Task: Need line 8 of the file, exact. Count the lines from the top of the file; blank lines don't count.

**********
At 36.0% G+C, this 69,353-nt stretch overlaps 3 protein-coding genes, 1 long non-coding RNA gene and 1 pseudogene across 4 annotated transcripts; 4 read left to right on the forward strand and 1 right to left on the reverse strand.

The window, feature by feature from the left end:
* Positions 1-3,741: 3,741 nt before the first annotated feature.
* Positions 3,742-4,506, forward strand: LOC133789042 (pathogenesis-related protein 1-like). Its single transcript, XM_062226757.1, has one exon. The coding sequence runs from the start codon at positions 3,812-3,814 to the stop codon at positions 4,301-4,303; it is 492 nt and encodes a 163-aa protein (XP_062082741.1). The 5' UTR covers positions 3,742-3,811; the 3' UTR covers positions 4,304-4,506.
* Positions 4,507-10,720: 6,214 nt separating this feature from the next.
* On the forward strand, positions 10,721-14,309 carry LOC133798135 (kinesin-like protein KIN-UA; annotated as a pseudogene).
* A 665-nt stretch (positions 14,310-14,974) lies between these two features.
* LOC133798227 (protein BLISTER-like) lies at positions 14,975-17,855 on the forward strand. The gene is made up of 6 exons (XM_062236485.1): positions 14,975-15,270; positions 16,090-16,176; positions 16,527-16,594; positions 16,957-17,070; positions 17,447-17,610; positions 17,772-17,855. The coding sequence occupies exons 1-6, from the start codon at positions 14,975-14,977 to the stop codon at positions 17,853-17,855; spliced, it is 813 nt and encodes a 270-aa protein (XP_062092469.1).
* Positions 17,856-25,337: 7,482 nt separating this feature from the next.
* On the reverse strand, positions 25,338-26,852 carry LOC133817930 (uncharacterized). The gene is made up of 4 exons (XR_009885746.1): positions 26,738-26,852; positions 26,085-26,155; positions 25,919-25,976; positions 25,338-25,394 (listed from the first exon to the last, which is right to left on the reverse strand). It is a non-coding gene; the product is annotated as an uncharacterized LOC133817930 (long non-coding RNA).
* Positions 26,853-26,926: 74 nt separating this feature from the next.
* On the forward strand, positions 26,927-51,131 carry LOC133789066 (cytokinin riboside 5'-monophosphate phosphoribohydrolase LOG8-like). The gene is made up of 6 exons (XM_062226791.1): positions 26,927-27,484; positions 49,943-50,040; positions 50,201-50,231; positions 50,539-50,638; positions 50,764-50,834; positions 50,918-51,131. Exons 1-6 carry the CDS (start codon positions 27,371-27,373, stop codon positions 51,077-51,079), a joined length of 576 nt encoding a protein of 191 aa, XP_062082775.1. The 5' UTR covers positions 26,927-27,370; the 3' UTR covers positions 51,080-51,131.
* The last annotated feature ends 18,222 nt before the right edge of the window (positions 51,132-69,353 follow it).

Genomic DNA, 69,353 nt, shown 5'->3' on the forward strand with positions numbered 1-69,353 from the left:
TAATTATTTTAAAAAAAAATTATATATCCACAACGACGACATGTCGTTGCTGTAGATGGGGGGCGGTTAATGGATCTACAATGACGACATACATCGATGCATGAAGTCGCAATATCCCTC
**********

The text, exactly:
* LOC133798227 (protein BLISTER-like) lies at positions 14,975-17,855 on the forward strand. The gene is made up of 6 exons (XM_062236485.1): positions 14,975-15,270; positions 16,090-16,176; positions 16,527-16,594; positions 16,957-17,070; positions 17,447-17,610; positions 17,772-17,855. The coding sequence occupies exons 1-6, from the start codon at positions 14,975-14,977 to the stop codon at positions 17,853-17,855; spliced, it is 813 nt and encodes a 270-aa protein (XP_062092469.1).